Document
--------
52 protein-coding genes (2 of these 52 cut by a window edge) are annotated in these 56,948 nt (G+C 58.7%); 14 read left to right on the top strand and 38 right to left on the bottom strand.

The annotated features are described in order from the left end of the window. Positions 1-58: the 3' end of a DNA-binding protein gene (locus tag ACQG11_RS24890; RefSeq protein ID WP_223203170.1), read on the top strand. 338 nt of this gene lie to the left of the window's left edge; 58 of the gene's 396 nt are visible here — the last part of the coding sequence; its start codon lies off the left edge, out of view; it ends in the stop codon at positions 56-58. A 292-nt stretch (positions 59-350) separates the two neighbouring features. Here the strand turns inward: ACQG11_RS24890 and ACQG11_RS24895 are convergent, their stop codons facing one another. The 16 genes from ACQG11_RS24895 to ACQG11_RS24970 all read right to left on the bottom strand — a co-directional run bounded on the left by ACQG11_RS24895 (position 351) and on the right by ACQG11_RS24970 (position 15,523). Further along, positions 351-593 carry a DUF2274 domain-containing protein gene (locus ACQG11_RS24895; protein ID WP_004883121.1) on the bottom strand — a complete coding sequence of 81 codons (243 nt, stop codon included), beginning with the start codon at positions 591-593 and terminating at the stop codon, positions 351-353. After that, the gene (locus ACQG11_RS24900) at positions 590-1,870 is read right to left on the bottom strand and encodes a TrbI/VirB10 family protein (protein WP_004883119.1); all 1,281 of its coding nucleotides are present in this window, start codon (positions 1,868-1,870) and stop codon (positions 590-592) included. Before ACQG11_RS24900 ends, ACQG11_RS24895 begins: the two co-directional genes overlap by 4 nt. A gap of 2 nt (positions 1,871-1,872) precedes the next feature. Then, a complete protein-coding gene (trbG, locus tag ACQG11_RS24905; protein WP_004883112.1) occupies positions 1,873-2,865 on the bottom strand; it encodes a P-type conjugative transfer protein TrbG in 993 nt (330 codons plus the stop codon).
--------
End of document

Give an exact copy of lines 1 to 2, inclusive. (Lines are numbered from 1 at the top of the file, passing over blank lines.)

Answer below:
52 protein-coding genes (2 of these 52 cut by a window edge) are annotated in these 56,948 nt (G+C 58.7%); 14 read left to right on the top strand and 38 right to left on the bottom strand.

The annotated features are described in order from the left end of the window. Positions 1-58: the 3' end of a DNA-binding protein gene (locus tag ACQG11_RS24890; RefSeq protein ID WP_223203170.1), read on the top strand. 338 nt of this gene lie to the left of the window's left edge; 58 of the gene's 396 nt are visible here — the last part of the coding sequence; its start codon lies off the left edge, out of view; it ends in the stop codon at positions 56-58. A 292-nt stretch (positions 59-350) separates the two neighbouring features. Here the strand turns inward: ACQG11_RS24890 and ACQG11_RS24895 are convergent, their stop codons facing one another. The 16 genes from ACQG11_RS24895 to ACQG11_RS24970 all read right to left on the bottom strand — a co-directional run bounded on the left by ACQG11_RS24895 (position 351) and on the right by ACQG11_RS24970 (position 15,523). Further along, positions 351-593 carry a DUF2274 domain-containing protein gene (locus ACQG11_RS24895; protein ID WP_004883121.1) on the bottom strand — a complete coding sequence of 81 codons (243 nt, stop codon included), beginning with the start codon at positions 591-593 and terminating at the stop codon, positions 351-353. After that, the gene (locus ACQG11_RS24900) at positions 590-1,870 is read right to left on the bottom strand and encodes a TrbI/VirB10 family protein (protein WP_004883119.1); all 1,281 of its coding nucleotides are present in this window, start codon (positions 1,868-1,870) and stop codon (positions 590-592) included. Before ACQG11_RS24900 ends, ACQG11_RS24895 begins: the two co-directional genes overlap by 4 nt. A gap of 2 nt (positions 1,871-1,872) precedes the next feature. Then, a complete protein-coding gene (trbG, locus tag ACQG11_RS24905; protein WP_004883112.1) occupies positions 1,873-2,865 on the bottom strand; it encodes a P-type conjugative transfer protein TrbG in 993 nt (330 codons plus the stop codon).